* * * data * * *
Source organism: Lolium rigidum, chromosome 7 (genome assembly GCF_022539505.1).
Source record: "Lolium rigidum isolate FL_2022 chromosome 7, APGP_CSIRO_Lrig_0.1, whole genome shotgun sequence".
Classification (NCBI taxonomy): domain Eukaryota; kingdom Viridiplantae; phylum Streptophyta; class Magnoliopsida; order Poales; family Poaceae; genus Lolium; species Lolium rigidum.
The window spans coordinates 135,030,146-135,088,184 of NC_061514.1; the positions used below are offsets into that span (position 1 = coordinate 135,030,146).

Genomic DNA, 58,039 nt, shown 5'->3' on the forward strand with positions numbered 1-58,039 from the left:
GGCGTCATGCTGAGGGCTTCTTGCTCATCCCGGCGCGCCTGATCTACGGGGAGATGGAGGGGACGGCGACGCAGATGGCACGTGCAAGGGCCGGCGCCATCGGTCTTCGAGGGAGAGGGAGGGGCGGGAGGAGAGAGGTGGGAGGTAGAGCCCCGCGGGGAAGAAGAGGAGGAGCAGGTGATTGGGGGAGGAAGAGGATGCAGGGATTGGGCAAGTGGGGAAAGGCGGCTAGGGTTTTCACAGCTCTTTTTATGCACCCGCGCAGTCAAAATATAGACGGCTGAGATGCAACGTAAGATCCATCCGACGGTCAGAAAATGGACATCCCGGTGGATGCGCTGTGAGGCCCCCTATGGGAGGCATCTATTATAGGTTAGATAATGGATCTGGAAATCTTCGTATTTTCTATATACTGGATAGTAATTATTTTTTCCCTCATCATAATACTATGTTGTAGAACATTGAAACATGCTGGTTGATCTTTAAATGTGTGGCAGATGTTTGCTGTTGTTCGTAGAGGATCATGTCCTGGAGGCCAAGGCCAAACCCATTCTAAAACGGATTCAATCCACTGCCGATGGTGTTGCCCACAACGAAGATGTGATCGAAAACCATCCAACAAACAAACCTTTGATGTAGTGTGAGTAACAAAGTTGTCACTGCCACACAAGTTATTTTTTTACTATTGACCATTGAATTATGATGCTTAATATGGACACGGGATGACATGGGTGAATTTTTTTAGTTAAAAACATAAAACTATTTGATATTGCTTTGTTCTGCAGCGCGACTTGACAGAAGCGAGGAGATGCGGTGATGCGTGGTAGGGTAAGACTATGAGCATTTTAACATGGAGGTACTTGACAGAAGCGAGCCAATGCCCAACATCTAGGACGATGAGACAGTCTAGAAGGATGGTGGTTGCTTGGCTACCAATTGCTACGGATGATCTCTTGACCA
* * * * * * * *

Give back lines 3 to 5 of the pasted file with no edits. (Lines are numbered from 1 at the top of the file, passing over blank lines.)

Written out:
Classification (NCBI taxonomy): domain Eukaryota; kingdom Viridiplantae; phylum Streptophyta; class Magnoliopsida; order Poales; family Poaceae; genus Lolium; species Lolium rigidum.
The window spans coordinates 135,030,146-135,088,184 of NC_061514.1; the positions used below are offsets into that span (position 1 = coordinate 135,030,146).

Genomic DNA, 58,039 nt, shown 5'->3' on the forward strand with positions numbered 1-58,039 from the left: